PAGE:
The Startup CMO’s First 100 Days: Advice on Crafting & Launching a Strategic Marketing Plan (Part 5)

This article continues our series on how to handle your first 100 days as a new CMO. So far, we have looked at where to start, nurturing key relationships, how to build a team, and conducting research on your company and market.

Now is the time to start crafting a strategy. In this phase, you will build upon your strategic imperatives and outline the decisions you have made on how to achieve them.

I have no intention of telling you what your strategy should be. That is going to be specific to your business and your ideas. But I can give you a good framework in which to think about all of the factors at play and help you sell it inside your organization.

Telling a Story With Your Marketing Plan

From everything you’ve digested to this point, a narrative should begin to emerge. You are telling a story. It is the way your company will win. You will be placing some large bets on how to direct your energy, team, and money.

A skillful marketing leader does not boil the ocean; instead you determine the core principles that influence customer acquisition and relentlessly peels away attractive, yet extraneous, activities. The winning strategy will be the one that pinpoints the factors that truly move the needle and focuses resources on those activities.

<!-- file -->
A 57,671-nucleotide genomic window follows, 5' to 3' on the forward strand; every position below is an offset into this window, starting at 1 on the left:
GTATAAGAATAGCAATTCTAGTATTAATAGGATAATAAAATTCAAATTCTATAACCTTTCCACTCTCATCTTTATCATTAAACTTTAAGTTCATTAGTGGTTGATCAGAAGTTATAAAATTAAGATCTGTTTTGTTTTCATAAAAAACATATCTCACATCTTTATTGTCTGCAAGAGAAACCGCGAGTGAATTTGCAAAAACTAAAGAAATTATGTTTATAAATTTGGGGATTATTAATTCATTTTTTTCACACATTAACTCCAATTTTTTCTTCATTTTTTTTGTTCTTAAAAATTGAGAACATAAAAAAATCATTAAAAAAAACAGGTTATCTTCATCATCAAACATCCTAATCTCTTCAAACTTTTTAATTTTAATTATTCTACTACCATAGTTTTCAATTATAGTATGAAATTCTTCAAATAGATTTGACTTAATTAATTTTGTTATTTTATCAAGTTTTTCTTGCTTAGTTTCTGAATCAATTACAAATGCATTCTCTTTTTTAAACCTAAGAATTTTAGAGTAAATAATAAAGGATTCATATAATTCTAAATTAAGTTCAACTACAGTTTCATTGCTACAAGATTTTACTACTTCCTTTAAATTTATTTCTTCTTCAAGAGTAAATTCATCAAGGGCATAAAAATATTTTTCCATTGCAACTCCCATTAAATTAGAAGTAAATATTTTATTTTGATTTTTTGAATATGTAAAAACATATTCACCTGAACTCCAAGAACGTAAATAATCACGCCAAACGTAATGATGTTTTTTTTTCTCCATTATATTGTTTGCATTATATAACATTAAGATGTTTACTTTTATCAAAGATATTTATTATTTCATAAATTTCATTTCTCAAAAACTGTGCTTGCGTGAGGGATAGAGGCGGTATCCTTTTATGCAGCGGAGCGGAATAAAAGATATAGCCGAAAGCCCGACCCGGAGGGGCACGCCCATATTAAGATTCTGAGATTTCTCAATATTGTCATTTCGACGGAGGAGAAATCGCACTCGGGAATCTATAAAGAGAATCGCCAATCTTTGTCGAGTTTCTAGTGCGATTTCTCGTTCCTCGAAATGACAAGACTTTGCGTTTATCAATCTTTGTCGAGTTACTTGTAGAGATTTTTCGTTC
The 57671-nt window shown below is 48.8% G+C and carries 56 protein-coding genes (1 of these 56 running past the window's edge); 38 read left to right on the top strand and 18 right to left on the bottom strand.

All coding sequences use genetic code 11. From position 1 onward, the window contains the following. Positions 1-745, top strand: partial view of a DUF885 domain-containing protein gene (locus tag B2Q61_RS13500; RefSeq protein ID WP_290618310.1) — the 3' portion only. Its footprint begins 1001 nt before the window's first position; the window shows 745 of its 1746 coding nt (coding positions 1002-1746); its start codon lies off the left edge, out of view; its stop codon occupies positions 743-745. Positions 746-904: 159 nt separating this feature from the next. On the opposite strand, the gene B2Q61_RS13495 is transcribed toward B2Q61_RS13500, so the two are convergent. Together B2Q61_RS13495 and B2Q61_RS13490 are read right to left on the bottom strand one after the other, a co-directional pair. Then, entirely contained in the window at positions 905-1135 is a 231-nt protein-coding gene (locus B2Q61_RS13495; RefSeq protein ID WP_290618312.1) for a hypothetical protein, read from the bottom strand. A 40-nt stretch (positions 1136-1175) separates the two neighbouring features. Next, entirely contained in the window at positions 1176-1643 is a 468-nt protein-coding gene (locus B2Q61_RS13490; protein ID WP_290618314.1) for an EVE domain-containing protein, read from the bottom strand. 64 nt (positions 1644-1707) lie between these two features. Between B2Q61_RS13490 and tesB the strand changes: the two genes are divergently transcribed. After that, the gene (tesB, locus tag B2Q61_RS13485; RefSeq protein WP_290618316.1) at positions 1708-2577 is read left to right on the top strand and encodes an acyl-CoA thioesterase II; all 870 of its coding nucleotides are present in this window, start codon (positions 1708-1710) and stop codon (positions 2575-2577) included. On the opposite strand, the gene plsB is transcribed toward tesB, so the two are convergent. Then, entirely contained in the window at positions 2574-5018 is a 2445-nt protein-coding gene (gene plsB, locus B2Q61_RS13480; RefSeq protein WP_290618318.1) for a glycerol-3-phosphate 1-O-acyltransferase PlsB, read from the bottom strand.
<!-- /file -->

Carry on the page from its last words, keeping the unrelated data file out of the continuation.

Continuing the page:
Remember how we created a deck that served as the central dashboard for your data collection? Well, that’s from where your strategy emerges with all of your notes, thoughts, screenshots, and ideas. These rough slides become the basis for the strategy. By the time I start to shape the actual strategy, I will have about 50–100 slides of information from which to start culling down. I start to shape the rough slides into more deliberate, strategic ideas. I print them. Spread them out on the floor. Start moving slides around. And from this, the story and game-plan emerges.

This exercise should result in a 15 to 20-final slide deck that outlines your strategy with a clean version of your note slides as the appendix and strategic imperatives up-front.

Since some of these sections will be long, you are better off linking to a separate document. A buyer persona document is a good example. For your board, CEO, peers, team, and rest of the organization, it is enough to explain each persona in a few key bullets, but this should be supported by detailed analysis on its own.

The Key Elements of a Strategic Marketing Plan

The elements of a strategic marketing plan can vary depending on your market and organization. I will share a framework I have successfully used several times in the past. Each element below could be a book on it’s own so we aren’t going to be going into depth here, but this should get you started.

Sample Marketing Plan:

  • Strategic Imperatives
  • Metrics for Success
  • Organization Chart
  • Budgeting
  • Brand & Positioning
  • Market Segmentation
  • Key Buyer Personas
  • Product & Pricing
  • Tech Stack
  • Analytics
  • The Go-To-Market Funnel (more on this below)
  • Marketing Roadmap

The Go-To-Market Funnel

The go-to-market funnel is where the heart of your strategy lies. It is a summation of the tactics you will employ to drive customers from awareness to consideration, to purchase, to satisfaction.

I typically conduct break the funnel down as follows: